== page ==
INDIANAPOLIS, Ind. – Areas of interest in the Indianapolis Colts’ Thursday night meeting with the Houston Texans in NRG Stadium.
Kickoff: 8:20 p.m.
AFC South on the line
We’re talking about immediate control of the division, but the rematch carries long-term ramifications. Each team is 6-4, but the Colts are the No. 4 seed on the strength of their 30-23 win over Houston in mid-October. A season sweep gives them a stranglehold: essentially a two-game lead with five to play. If the Texans earn the split, they’re suddenly in control. Houston would have just a one-game lead in the AFC South race and face 9-1 New England Dec. 1. However, pertinent tiebreakers currently favor the Texans if there’s a tie atop the division when the dust settles. That would be common games and conference record.
The bottom line? If the Colts are going to win the AFC South for the first time since 2014, a fourth consecutive win in Houston is the clearest path.
No Mack. No problem?
No one should question Frank Reich’s commitment to his running game. His goal has been a top-five attack, and the Colts currently are sitting at No. 4 (141.1 yards per game). But that’s been accomplished with Marlon Mack carrying the bulk of the load (862 yards, fifth in the NFL). Trouble is, he’ll miss the Houston game and probably a couple more after fracturing his right hand in the third quarter of the Jacksonville game.
The Colts are 1-5 when Mack’s been out with an injury, and the running game has suffered. It’s averaged 120.3 yards per game with him, 76.3 without him.
Until he returns, it’s up to Jonathan Williams, Jordan Wilkins and Nyheim Hines to pick up the slack. Williams is coming off the best game of his 17-game career: 116 yards on 13 carries against the Jaguars. Wilkins is back after missing last week with an ankle injury, and he’s averaged 5.8 yards on 87 career carries.
Reich has the utmost confidence in his running backs room. But until Mack is back, the offensive line must perform at a high level. A great offensive line can turn a mid-level back into much more than that.
Houston’s defense limited the Colts to 62 rushing yards and Mack to 44 in mid-October, but has been vulnerable most of the season. It ranks 13th in yards per game allowed (102) and 24th in yards per attempt (4.7).
The T.Y. Effect
All signs point toward T.Y. Hilton returning after missing the last three games with a calf injury. He’s listed questionable on the injury report, but also was listed as having been a full participant in the Wednesday walk-thru. That would represent Hilton’s first “practice’’ since he injured the calf Oct. 30.
“I don’t need practice,’’ he said Tuesday. “It’s just how my body feels. If I feel good and all the boxes are checked, then I go.’’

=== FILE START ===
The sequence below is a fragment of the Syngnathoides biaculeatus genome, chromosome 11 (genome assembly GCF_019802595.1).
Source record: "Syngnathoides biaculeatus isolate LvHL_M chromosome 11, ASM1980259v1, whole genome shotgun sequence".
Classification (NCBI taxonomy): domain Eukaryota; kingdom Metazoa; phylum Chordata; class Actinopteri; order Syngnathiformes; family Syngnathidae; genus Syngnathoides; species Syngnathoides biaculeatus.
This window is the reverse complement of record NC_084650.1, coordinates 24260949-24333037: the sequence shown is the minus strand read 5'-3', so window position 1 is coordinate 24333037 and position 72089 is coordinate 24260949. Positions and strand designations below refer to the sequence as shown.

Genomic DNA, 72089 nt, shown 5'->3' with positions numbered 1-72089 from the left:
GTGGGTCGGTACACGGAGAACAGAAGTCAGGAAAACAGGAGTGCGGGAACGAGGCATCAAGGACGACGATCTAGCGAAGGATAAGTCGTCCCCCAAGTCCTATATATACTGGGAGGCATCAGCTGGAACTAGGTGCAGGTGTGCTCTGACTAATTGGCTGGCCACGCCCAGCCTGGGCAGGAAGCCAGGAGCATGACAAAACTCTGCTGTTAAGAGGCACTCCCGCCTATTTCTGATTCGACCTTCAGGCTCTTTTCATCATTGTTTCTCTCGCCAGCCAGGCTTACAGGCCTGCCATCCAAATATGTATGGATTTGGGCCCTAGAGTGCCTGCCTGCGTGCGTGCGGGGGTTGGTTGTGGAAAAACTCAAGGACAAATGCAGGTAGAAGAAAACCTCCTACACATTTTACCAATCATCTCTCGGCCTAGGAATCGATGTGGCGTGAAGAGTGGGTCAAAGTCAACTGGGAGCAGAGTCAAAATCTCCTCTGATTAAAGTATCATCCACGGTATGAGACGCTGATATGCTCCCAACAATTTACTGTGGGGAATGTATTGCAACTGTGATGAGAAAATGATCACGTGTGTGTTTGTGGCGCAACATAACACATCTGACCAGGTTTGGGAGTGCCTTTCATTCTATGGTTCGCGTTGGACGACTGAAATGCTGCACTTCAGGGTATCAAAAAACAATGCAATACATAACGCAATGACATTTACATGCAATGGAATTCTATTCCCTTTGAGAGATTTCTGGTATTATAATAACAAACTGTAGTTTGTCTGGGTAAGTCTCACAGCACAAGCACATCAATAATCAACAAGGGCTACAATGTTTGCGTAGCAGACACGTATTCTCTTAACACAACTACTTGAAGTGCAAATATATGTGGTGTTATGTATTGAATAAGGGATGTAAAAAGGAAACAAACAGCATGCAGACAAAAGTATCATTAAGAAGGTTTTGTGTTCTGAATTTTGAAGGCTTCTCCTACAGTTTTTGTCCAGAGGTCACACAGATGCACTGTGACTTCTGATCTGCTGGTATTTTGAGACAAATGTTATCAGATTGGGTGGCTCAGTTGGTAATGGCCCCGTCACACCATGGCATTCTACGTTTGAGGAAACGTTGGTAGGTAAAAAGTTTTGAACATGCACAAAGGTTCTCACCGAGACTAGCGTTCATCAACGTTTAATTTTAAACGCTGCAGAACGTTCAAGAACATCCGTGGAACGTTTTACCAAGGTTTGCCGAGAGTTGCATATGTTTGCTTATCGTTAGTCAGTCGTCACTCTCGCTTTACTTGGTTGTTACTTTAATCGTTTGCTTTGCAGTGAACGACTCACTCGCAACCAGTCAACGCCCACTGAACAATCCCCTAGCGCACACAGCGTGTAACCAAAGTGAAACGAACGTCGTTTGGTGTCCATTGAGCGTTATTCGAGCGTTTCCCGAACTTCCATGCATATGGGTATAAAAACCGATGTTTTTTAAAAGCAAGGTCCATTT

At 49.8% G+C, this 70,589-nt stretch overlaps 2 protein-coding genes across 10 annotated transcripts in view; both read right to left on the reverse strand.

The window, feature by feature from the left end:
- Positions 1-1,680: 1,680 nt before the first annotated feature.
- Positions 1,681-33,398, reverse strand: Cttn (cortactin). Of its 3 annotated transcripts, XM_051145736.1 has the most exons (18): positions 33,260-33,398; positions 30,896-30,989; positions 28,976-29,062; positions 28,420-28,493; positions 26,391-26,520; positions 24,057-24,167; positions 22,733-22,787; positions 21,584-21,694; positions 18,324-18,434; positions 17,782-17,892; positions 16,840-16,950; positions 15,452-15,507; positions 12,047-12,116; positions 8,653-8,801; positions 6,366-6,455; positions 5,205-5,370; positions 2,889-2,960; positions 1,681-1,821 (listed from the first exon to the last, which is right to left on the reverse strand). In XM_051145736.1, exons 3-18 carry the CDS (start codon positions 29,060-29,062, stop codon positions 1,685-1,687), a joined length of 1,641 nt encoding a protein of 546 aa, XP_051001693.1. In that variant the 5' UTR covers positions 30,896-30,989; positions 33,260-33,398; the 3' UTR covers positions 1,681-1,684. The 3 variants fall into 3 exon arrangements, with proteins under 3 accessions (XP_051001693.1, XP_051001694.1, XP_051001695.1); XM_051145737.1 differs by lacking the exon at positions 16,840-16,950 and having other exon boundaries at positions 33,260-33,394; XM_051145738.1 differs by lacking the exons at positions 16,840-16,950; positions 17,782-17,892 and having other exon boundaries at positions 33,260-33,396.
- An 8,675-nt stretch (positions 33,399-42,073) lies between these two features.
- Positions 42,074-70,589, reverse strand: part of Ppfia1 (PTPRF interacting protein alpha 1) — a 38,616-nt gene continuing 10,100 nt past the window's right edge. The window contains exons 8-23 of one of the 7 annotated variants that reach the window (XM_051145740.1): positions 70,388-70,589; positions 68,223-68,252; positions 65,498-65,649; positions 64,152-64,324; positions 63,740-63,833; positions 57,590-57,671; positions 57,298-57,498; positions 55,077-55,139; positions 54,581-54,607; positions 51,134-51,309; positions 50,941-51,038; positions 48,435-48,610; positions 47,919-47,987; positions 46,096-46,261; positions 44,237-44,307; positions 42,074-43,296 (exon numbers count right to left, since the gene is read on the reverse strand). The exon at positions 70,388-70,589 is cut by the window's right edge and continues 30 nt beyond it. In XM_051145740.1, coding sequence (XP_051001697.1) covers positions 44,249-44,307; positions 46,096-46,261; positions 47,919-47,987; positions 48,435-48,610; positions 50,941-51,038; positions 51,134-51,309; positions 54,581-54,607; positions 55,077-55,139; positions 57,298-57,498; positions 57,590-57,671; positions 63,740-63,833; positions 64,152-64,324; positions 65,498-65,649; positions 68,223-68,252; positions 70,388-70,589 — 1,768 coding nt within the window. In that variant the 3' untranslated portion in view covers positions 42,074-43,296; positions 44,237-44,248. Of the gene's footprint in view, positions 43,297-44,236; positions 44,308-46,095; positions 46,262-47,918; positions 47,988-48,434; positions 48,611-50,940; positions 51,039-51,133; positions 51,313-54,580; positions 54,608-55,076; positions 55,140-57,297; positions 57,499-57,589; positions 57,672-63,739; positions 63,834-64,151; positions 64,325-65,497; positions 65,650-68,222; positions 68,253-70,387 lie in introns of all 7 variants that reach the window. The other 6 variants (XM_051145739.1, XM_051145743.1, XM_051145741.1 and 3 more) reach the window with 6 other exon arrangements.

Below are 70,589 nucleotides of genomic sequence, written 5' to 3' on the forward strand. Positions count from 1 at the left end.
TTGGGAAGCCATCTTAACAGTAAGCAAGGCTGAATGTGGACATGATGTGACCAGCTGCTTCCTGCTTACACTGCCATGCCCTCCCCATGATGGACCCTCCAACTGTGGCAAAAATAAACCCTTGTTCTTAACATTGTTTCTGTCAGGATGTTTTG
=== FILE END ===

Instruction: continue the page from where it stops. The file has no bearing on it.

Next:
Hilton has routinely exploited Houston’s defense and considers NRG Stadium his second home. He’s averaged a shade over 100 yards in 16 meetings with the Texans, and three of his top four career games, including the top two, have occurred in Houston.
While the importance of Hilton’s contributions can’t be overstated, neither can his sheer presence. Simply, he demands attention, which opens things up for others. In the Colts’ 30-23 win in Indy Oct. 20, Jacoby Brissett authored the best game of his career: 26-of-39, 326 yards, four TDs, a 126.7 rating. Hilton finished with six catches, 74 yards and one TD, but it was a shared experience. Zach Pascal had six catches, 106 yards and 2 TDs and tight Eric Ebron four catches, 70 yards and one TD.
Houston’s defense has been nothing special and is heading into its third game without J.J. Watt (on IR with a torn pectoral muscle). It’s 29th against the pass (272.4) and has generated just 22 sacks, tied for fifth-fewest in the league. The Texans also are dealing with injuries in the secondary: safety Justin Reid suffered a concussion at Baltimore, while cornerback Bradley Roby has missed the last four games with a hamstring injury. Roby might be a game-time decision.
Watt was a terror in the first meeting with three tackles and six QB hits.
D on display
Reich’s specialty is offense, but he knows good defense when he sees it. And he’s seeing in with his Colts.
“Our defense right now is legit,’’ he said. “I mean, we’re in my mind one of the best defenses in the league.’’
Coordinator Matt Eberflus’ group ranks 11th in yards, 9th against the run and 15th in scoring and has greatly elevated its game over the last month. Trouble is, the defense hasn’t faced a quarterback the caliber of Deshaun Watson since, well, since it faced Deshaun Watson Oct. 20. He passed for 308 yards and one TD in the loss in Indy, but the Colts got to him for three sacks and interceptions from Pierre Desir and Darius Leonard. He did manage to get loose three times for 32 rushing yards.
Watson is capable of taking over a game, and he’s got plenty of help with All-World wideout DeAndre Hopkins, running backs Carlos Hyde and Duke Johnson, and tight end Darren Fells.
The Colts will be without rookie safety Khari Willis (concussion) and backup rookie corner Shak Taylor (ankle) – rookie corner Rock Ya-Sin is questionable with an ankle injury – but Desir returns after missing four games with a hamstring issue.
And the winner is: Colts 23 – Texans 20
We’ve gone back and forth on this one. The absence of Mack bothers us, but that should be offset by the return of Hilton. The Texans have yet to come up with an answer for T.Y., and he should be super amped to contribute after missing the last three games. We’re expecting Brissett to remain efficient and the defense take another authoritative step forward. As we mentioned earlier, the winner has the inside track to winning the division.
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